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BIOL 206 Midterm 1 Review

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Queen's University
BIOL 206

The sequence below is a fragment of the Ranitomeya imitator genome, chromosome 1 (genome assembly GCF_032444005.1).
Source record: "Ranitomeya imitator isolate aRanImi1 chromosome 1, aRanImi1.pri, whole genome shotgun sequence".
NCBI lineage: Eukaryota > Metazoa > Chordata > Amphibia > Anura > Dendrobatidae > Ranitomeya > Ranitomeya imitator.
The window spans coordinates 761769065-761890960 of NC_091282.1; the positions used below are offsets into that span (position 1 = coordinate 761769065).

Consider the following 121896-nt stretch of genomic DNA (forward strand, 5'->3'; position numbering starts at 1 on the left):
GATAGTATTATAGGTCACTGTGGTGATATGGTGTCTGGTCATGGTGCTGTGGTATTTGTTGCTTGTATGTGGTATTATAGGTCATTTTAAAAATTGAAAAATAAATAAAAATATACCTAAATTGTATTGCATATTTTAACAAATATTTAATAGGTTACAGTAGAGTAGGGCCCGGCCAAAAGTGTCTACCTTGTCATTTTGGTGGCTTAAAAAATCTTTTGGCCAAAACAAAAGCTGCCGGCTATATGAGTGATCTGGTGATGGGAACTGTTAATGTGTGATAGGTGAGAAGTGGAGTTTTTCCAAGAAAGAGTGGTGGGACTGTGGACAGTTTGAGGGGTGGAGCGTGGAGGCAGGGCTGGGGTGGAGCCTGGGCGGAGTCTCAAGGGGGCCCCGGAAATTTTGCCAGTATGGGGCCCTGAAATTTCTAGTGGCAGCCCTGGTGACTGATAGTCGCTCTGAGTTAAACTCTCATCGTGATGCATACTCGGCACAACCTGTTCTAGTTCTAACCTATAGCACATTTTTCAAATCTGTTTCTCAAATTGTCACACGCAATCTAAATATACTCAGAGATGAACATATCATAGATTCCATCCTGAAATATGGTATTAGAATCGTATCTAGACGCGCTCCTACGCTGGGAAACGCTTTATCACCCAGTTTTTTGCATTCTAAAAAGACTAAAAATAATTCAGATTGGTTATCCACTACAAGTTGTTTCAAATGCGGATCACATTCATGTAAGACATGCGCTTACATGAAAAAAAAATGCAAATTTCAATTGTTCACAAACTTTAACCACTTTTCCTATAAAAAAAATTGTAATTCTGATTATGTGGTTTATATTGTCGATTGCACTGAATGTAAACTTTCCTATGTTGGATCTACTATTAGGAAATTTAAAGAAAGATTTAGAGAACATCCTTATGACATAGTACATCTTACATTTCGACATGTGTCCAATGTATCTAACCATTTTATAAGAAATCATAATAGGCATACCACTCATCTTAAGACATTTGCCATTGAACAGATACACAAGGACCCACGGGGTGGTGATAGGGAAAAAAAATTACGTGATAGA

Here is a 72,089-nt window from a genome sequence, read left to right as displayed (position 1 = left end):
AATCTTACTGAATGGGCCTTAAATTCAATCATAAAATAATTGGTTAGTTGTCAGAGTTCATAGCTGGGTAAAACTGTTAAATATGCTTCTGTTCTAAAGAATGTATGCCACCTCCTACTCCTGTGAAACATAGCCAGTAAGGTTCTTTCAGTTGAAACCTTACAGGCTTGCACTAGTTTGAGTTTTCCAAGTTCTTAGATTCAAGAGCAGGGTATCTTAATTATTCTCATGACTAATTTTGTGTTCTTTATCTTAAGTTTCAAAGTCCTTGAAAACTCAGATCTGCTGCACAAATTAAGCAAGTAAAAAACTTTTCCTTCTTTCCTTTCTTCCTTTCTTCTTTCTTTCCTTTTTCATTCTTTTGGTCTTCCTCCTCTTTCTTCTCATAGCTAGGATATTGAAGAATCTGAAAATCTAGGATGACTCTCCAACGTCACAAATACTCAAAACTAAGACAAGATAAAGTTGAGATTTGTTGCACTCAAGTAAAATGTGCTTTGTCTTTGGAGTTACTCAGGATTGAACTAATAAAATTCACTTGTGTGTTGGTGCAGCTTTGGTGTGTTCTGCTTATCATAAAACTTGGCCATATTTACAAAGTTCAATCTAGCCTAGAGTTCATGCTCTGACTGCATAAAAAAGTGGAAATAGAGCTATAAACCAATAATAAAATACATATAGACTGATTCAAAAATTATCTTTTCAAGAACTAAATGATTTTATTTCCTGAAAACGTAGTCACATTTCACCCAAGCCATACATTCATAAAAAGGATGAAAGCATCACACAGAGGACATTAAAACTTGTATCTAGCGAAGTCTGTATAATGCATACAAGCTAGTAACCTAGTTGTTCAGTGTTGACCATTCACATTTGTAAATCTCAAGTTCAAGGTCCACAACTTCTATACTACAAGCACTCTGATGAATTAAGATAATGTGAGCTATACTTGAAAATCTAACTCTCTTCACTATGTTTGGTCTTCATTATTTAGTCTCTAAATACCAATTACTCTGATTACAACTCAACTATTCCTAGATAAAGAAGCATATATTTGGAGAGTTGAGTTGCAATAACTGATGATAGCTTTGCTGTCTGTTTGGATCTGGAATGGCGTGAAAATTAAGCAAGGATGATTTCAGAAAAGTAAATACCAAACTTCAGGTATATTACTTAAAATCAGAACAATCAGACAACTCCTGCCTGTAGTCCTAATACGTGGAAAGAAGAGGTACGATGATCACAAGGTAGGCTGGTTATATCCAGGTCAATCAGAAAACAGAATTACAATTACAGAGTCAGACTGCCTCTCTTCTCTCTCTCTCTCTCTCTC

Midterm #1 Review Tuesday, January 28, 2014 11:43 PM Lecture 3 Evidence of Evolutionary change -Evidence from living species of evolutionarychange. - Vestigial organs eg. Fish evolvesinto a cave form but still has the bones needed to hold an eye. Parasitic plant get food from oak tree, thereforedoesn't need photosynthesis,but still has chloroplastswith genome. Or vestigialization of attractivetraits in small flowering plants that self-fertilize. EXP: Doubleday & crew hypothesized that the smaller plants above do not need to grow very tall, moths eat leaves so smaller plants do not give off aroma since they do not need moths to pollinate due to self-fertilization. These selfers only have only half the amount of chemicals produced. Production of these chemicals controlled by a few genes. Therefore floral scent has become vestigialized. -Evidence from fossil record - Extinction provides rich record of species - Succession of living species with fossils in the same region related and distinct from other regions - Transitional forms in the fossil record, but not necessarily direct lines of descent Common ancestry EXP: Darren Irwin: Ring species, warblers At the blue and red the species no longer recognizes the other as the same species. This is a circular ring species. The birds' song changes in a gradual fashion even though they are close together geographically. In the nuclear DNA the points that are further away are more genetically different which can be seen the nuclear DNA the points that are further away are more genetically different which can be seen the red and blue populations, same with the mitochondrial DNA This all supports that the birds have speciated on the two different ends of the ring. -Homologyof traits: structural and developmentalhomology,molecularhomology,the universality of the genetic code (4 nucleotide base pairs), pseudogenes and genetic flaws -Pseudogenes distributed in different organisms is compelling evidence of relatedness Mechanisms of Change 4 Evolutionaryforces - Mutation: creates new genetic variation - Genetic drift: random fluctuation in allele frequencies - Gene flow: mixing between populations - Natural selection:nonrandom changes in allele frequencies- Darwin Natural selectioninspired by amazing results of artificial selection (crop plants, agricultural/domesticanimals) Lecture 4 Phylogeneticsnow used widely in all areas of bio and medicine EXP: hypothesized that there is a lack of pollinators that cause the transition of coastal dune plant from large to small flowers, population got hammeredby a parasite which eats the developing anthers. Mitochondrial DNA sequence of larvae analyzed. Found that the moth is rare in populations where the dune plant is selfing HIV ORIGINS HIV subtype B originated in Haiti (from Africa) in 1950sand moved to North America in 60s. Phylogeny and forensics Intentional infection with HIV HIV evolvesso rapidly, it forms its own phylogenetic tree inside the patent. It can be tracked because these phylogenies will nest into each other. Case study: Did Dr. Schmidt intentionally inject Janet Trahan with HIV-infected blood? Lecture 5 Creation Science Intelligent Design The Wedge Strategy Scientific research Legal action on school curricula Publicity and opinion-making Disavowreligious motivations Irreducibly complex biochemicalpathway, disproved by evolution Blood clots: duplication of other genes and selection yielded all clotting factors Clear genetic relations among clotting factor Lecture 6 Mutation accumulation experiments estimate the rate and effect of mutations - Start with an ancestral genotype - Have multiple independent lines - Single-individual descent - Minimize mortality and selection - Measure change in mean and variance of fitness across generations - Want to estimate:U = mutations/genome/generation S= the effect of the average mutation EXP: Terumi Mukai mutation accumulation experiment with Drosophila melanogaster A male fly with a “buff” chromosome is mated with a female holding an balancer (black) chromosome which carries a phenotypic marker that allows the researcher to determine when the male has this balancer chromosome. After the first generation, one male progeny with the balancer is mated with a new After the first generation, one male progeny with the balancer is mated with a new female (same genotype as their mother) to produce several male offspring, each of which will start an independent line. One male from each “line” is randomly selected to continue mating to produce offspring each generation; the fitness of the males selected from each line are measured, and the average effect of the accumulated mutations on their fitness calculated. A male and one of his sisters (also carrying the "buff" and balancer chromosomes) are also mated every 10 generations to determine the ratio of offspring. If the ratio is ~2/1 (homozygous black is conditional lethal, so we'll only see heterozygotes and homozygous "buff"), then all offspring which can survive are surviving and the Mendelian ratio is satisfied; nothing interesting is happening. If the ratio is >2/1, then the yellow chromosomes
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